> I'm a bit hesitant to challenge someone with a more personal stake in
> this issue than I'm ever likely to have. But in the West, at least,
> this turned out in the long run to be a false dichotomy --- when wages
> went up, the factories *didn't* shut down. People sometimes forget
> that one of Henry Ford's most significant innovations was paying his
> workers enough to afford a car. And Nike would not have gone broke if
> they paid the workers in their Indonesian shoe factories (all of them,
> put together) as much as they paid Michael Jordan in 1992.
Just because the factories didn't shut down doesn't mean that raising
wages above the market rate doesn't hurt efficiency - there's room for a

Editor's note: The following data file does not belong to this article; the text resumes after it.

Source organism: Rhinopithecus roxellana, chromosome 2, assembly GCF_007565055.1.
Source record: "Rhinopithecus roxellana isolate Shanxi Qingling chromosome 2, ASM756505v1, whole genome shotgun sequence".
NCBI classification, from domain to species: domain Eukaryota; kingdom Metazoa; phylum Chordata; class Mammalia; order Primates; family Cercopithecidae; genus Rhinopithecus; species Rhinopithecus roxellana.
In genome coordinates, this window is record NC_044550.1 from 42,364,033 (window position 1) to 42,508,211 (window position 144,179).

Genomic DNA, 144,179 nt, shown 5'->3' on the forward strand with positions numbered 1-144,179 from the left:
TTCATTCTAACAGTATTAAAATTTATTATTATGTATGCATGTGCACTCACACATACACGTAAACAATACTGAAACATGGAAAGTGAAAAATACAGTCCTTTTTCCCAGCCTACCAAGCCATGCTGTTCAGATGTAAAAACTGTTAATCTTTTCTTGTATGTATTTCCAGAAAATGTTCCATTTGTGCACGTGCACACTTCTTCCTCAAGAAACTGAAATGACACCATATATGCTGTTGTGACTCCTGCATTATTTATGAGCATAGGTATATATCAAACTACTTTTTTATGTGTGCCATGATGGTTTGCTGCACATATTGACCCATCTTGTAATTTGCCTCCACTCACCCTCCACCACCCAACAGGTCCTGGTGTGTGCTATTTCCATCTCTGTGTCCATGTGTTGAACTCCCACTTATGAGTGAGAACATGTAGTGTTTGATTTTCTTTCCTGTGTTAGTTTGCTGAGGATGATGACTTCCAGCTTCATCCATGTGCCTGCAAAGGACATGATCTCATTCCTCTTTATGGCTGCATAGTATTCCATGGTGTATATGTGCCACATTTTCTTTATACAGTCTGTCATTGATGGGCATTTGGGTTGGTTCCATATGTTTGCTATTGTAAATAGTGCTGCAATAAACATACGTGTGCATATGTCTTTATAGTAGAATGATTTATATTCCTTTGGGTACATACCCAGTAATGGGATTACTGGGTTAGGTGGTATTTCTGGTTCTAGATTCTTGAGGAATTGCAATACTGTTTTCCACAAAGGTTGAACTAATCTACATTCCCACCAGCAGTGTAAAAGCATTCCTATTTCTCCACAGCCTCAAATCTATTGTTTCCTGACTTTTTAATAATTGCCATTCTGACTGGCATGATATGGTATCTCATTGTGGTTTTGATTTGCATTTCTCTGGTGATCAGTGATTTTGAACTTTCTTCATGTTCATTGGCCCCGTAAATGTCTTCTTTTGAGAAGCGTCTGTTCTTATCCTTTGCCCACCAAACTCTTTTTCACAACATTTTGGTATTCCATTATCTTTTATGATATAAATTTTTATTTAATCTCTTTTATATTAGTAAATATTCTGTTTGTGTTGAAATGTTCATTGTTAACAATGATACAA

lot of inefficiency before making cars actually becomes unprofitable. I
recently read the wonderful (and unabashedly free-market) _Economics in
One Lesson_ by Hazlitt - he makes this point over and over.
On the other hand, I'm bothered by the willingness of free-market
economists (Hazlitt and Landsburg, at least) to judge a policy entirely or
almost entirely on its free-marketness. It sometimes seems like their
normal senses of morality and aesthetics have been completely subsumed by
this one criterion.